So, Rosh Hashanah is a new beginning, and, therefore, our annual efforts must be dedicated to the future, not the past. The repentance for sin and regret over missed spiritual opportunities for the past year must be completed by the end of that year. The Teshuva of Rosh Hashana is a different concept entirely. This different Teshuva is described by the Rambam:

Teshuvah is great for it draws a man close to the Shechinah as [Hoshea 14:2] states: “Return, O Israel, to God, your Lord;” [Amos 4:6] states: “`You have not returned to Me,’ declares God;” and [Jeremiah 4:1] states: “`If, you will return, O Israel,’ declares God, `You will return to Me.'” Implied is that if you will return in Teshuvah, you will cling to Me…How exalted is this level of Teshuvah!…Now, he is clinging to the Shechinah as [Deuteronomy 4:4] states: “And you who cling to God, your Lord.” He calls out [to God] and is answered immediately as [Isaiah 65:24] states: “Before, you will call out, I will answer.” He fulfills mitzvot and they are accepted with pleasure and joy as [Ecclesiastes 9:7] states, “God has already accepted your works,” moreover, God desires them, as [Malachi 3:4] states: “Then, shall the offering of Judah and Jerusalem be pleasing to God as in days of old and as in the former years” (Laws of Teshuva, 7:6 & 7).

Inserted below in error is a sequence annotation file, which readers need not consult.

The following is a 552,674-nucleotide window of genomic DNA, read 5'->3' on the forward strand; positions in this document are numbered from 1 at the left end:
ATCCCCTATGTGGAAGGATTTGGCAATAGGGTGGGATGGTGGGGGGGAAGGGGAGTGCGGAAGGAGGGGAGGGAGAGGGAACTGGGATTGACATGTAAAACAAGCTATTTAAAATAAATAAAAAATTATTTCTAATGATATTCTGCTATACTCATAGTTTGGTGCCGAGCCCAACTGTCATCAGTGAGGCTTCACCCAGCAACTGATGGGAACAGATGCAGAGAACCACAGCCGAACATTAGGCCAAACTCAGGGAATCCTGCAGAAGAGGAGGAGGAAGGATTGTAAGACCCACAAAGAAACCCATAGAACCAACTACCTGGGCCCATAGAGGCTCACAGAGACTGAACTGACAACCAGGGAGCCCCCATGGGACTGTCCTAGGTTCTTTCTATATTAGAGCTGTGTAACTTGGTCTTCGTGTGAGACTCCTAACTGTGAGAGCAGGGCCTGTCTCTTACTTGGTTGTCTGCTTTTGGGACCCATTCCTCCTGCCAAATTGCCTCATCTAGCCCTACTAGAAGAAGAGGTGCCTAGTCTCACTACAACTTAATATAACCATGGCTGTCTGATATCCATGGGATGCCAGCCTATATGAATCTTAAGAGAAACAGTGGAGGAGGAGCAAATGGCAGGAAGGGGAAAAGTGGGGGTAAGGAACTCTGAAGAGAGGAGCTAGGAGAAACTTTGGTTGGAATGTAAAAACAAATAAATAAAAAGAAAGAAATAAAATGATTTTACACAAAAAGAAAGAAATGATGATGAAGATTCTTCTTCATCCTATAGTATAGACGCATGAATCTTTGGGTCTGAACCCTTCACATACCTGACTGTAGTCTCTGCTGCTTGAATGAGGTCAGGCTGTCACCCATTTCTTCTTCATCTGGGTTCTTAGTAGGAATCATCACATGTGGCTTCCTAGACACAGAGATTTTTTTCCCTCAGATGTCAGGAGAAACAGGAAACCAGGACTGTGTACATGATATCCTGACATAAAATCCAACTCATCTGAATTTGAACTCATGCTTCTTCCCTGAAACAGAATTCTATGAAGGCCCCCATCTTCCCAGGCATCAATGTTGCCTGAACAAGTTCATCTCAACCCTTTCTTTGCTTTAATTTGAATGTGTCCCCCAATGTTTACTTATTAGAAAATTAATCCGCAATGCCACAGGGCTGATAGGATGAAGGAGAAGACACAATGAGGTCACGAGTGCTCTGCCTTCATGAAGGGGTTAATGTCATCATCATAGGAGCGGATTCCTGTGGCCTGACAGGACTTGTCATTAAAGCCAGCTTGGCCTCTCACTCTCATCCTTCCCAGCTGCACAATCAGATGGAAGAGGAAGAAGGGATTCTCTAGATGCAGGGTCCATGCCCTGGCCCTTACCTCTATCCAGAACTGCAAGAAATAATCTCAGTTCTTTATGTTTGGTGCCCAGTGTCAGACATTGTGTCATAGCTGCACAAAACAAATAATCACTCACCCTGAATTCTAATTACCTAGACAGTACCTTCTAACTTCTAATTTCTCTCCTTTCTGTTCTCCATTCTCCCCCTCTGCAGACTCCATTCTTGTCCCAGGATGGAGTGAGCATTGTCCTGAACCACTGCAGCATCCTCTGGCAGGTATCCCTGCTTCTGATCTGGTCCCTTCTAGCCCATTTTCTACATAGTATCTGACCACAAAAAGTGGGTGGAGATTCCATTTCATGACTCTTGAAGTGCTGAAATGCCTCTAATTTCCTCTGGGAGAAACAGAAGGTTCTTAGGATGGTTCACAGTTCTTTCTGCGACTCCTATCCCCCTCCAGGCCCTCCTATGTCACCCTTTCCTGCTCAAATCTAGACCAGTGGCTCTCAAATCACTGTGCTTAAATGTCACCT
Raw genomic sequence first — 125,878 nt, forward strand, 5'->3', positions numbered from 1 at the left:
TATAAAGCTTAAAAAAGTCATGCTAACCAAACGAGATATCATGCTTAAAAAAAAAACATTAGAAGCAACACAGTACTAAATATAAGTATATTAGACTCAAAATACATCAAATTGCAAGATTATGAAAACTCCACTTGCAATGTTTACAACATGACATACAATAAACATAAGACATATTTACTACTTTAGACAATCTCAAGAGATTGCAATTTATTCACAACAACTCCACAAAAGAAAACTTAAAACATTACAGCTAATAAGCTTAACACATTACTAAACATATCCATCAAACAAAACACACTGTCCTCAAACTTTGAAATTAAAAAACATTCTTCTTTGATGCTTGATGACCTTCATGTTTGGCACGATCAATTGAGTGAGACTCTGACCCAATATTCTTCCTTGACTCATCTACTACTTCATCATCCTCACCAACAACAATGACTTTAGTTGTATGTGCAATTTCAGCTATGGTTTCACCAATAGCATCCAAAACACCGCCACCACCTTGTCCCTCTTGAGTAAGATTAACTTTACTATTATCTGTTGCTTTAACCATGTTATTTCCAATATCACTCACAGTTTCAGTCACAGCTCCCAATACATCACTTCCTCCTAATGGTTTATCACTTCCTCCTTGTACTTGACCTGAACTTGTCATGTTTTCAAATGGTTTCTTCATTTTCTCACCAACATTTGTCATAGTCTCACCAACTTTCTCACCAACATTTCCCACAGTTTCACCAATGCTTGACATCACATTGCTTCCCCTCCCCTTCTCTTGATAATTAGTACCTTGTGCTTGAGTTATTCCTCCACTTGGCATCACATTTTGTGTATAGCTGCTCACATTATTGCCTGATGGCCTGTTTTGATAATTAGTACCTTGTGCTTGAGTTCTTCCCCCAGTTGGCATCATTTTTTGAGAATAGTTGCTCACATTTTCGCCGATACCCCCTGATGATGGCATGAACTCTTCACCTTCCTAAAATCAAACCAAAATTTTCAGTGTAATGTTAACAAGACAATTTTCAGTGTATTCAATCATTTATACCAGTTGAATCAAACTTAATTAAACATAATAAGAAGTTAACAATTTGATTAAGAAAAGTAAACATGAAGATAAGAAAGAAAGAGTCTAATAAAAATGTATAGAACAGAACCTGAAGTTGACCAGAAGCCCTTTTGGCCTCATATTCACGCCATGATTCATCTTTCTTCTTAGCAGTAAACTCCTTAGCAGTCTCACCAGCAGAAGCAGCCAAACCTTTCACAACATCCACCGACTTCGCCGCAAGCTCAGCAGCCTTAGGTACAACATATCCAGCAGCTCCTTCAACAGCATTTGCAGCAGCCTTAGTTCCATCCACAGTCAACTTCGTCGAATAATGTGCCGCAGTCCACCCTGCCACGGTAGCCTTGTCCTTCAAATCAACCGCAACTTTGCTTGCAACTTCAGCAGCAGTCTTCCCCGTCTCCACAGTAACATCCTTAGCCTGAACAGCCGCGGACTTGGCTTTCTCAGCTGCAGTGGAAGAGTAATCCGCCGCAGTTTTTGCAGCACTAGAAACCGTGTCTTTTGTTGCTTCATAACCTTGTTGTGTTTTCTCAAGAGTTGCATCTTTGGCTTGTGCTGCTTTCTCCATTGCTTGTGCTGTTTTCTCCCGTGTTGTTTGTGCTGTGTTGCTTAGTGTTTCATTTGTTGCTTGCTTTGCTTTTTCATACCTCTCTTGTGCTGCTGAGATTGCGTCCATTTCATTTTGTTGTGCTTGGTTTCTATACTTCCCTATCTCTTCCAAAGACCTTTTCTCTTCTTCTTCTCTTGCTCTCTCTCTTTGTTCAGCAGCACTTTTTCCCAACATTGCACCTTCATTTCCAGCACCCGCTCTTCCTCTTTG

Assuming that one can truly grasp this novel and optimistic view of Rosh Hashanah, how can one fulfill this mandate?  Well, for that we must return to Rav Shteinzaltz, who started this discussion with his concern over the name Rosh Hashanah. The great rabbi explained:

ROSH is actually a body part, and never signifies the beginning of anything…Rosh Hashanah is not just the time frame from which to begin a year, it is a day whose connection to the year is similar to that of the ROSH to the body…In a body there are organs that fulfill necessary functions, like the the brain, heart and liver. The body can’t survive without any of these organs, but the brain stands at the head of these functions…The brain contains the entirety of a person’s being…The relationship of Rosh Hashanah as a ‘head’ flows from the fact that the year is like a ‘body’…The ability to distinguish between different aspects of time flow helps us realize the importance of a ‘head’ for the year. It helps to prevent wasting time, because a wasted moment can never be recovered…The ‘head’ of the year must contain a certain sense of the entirety of the year… So, it is appropriate on this ROSH to construct in our mind’s eye a picture of the entire year.

Rosh Hashanah is about the coming year, and our plans to make it wonderful. Just as the brain does for our body, this holiday is the critical component of planning and implementing a wonderful New Year. Each of us must take advantage of this boon granted to us by God, to make this next year one of amazing spirituality and D’VEYKUT to God. Rosh Hashanah is the key to this endeavor.


About the Author
Born in Malden, MA, 1950. Graduate of YU, taught for Rabbi Riskin in Riverdale, NY, and then for 18 years in Efrat with R. Riskin and R. Brovender at Yeshivat Hamivtar. Spent 16 years as Educational Director, Cong. Agudath Sholom, Stamford, CT. Now teach at OU Center and Yeshivat Orayta.